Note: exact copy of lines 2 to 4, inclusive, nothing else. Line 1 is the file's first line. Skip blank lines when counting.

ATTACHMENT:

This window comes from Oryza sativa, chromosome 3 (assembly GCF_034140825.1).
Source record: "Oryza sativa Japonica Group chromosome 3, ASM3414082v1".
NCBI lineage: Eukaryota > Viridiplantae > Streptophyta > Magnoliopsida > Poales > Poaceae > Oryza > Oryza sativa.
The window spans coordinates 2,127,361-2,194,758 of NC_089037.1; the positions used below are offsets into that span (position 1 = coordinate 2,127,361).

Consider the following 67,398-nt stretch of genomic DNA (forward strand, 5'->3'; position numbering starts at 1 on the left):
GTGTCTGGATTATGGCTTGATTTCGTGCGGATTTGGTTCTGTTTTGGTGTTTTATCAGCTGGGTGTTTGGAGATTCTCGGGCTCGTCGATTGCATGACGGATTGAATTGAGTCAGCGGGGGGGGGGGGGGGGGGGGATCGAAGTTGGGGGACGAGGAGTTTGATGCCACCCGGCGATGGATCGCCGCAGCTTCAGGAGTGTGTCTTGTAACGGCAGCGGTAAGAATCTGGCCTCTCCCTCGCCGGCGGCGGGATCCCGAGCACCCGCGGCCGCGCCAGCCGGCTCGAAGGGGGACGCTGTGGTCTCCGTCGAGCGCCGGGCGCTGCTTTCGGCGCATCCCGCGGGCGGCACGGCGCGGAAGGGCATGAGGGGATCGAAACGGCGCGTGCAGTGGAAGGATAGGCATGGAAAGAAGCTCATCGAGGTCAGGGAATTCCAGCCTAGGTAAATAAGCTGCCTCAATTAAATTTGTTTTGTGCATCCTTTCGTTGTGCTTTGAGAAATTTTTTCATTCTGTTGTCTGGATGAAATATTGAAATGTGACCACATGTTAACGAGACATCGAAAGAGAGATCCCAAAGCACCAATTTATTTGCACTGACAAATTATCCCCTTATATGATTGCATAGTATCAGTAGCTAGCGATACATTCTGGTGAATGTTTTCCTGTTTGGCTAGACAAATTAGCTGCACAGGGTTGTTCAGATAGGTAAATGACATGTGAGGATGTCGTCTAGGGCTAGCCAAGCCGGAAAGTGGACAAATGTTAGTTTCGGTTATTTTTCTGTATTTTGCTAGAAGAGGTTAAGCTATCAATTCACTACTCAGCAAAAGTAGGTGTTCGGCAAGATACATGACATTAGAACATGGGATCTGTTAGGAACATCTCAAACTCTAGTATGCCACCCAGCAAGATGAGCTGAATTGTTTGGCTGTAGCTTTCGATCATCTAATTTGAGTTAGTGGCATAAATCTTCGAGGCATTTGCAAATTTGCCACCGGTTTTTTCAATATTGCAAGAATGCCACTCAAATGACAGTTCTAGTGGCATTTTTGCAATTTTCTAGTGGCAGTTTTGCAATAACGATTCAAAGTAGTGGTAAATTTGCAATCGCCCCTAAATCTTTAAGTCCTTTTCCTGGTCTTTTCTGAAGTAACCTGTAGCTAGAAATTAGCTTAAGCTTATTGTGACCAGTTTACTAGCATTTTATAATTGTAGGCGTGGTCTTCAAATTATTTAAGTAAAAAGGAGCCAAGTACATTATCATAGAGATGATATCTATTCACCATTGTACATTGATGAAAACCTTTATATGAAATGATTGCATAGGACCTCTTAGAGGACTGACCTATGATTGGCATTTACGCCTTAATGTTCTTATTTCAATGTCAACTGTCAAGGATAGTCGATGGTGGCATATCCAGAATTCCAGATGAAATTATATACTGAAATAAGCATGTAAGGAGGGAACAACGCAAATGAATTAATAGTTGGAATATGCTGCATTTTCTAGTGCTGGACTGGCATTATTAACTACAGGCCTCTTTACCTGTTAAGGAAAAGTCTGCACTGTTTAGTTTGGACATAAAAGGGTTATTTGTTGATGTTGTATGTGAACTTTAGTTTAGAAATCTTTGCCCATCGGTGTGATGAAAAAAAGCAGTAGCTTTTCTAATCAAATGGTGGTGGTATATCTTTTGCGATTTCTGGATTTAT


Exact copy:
Source record: "Oryza sativa Japonica Group chromosome 3, ASM3414082v1".
NCBI lineage: Eukaryota > Viridiplantae > Streptophyta > Magnoliopsida > Poales > Poaceae > Oryza > Oryza sativa.
The window spans coordinates 2,127,361-2,194,758 of NC_089037.1; the positions used below are offsets into that span (position 1 = coordinate 2,127,361).